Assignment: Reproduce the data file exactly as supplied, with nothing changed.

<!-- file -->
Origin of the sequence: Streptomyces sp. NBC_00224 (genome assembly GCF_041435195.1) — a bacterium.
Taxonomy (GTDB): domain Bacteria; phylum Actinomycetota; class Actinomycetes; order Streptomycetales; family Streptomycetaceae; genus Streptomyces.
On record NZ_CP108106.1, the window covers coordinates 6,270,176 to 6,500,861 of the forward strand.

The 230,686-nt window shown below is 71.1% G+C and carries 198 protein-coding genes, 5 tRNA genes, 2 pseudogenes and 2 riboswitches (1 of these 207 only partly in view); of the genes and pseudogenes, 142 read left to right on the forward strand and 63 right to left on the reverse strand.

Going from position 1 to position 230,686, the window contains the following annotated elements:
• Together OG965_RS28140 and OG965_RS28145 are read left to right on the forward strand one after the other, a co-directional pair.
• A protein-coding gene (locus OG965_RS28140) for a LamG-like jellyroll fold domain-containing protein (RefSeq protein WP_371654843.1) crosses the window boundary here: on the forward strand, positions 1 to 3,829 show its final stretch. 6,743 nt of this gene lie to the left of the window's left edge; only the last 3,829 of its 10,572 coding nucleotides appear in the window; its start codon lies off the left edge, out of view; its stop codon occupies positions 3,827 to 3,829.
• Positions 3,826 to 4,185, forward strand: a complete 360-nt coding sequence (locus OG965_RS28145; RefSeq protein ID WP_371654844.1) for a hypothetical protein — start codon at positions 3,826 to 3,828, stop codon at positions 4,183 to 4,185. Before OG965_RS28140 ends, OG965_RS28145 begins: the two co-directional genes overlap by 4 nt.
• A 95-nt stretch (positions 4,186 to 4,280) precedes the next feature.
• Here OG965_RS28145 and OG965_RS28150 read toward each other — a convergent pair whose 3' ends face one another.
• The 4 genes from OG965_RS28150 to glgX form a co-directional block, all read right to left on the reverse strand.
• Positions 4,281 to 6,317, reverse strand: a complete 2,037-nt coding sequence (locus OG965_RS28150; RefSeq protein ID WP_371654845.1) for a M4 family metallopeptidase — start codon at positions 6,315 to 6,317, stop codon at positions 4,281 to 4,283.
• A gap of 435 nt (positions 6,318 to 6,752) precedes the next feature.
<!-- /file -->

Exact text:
Origin of the sequence: Streptomyces sp. NBC_00224 (genome assembly GCF_041435195.1) — a bacterium.
Taxonomy (GTDB): domain Bacteria; phylum Actinomycetota; class Actinomycetes; order Streptomycetales; family Streptomycetaceae; genus Streptomyces.
On record NZ_CP108106.1, the window covers coordinates 6,270,176 to 6,500,861 of the forward strand.

The 230,686-nt window shown below is 71.1% G+C and carries 198 protein-coding genes, 5 tRNA genes, 2 pseudogenes and 2 riboswitches (1 of these 207 only partly in view); of the genes and pseudogenes, 142 read left to right on the forward strand and 63 right to left on the reverse strand.

Going from position 1 to position 230,686, the window contains the following annotated elements:
• Together OG965_RS28140 and OG965_RS28145 are read left to right on the forward strand one after the other, a co-directional pair.
• A protein-coding gene (locus OG965_RS28140) for a LamG-like jellyroll fold domain-containing protein (RefSeq protein WP_371654843.1) crosses the window boundary here: on the forward strand, positions 1 to 3,829 show its final stretch. 6,743 nt of this gene lie to the left of the window's left edge; only the last 3,829 of its 10,572 coding nucleotides appear in the window; its start codon lies off the left edge, out of view; its stop codon occupies positions 3,827 to 3,829.
• Positions 3,826 to 4,185, forward strand: a complete 360-nt coding sequence (locus OG965_RS28145; RefSeq protein ID WP_371654844.1) for a hypothetical protein — start codon at positions 3,826 to 3,828, stop codon at positions 4,183 to 4,185. Before OG965_RS28140 ends, OG965_RS28145 begins: the two co-directional genes overlap by 4 nt.
• A 95-nt stretch (positions 4,186 to 4,280) precedes the next feature.
• Here OG965_RS28145 and OG965_RS28150 read toward each other — a convergent pair whose 3' ends face one another.
• The 4 genes from OG965_RS28150 to glgX form a co-directional block, all read right to left on the reverse strand.
• Positions 4,281 to 6,317, reverse strand: a complete 2,037-nt coding sequence (locus OG965_RS28150; RefSeq protein ID WP_371654845.1) for a M4 family metallopeptidase — start codon at positions 6,315 to 6,317, stop codon at positions 4,281 to 4,283.
• A gap of 435 nt (positions 6,318 to 6,752) precedes the next feature.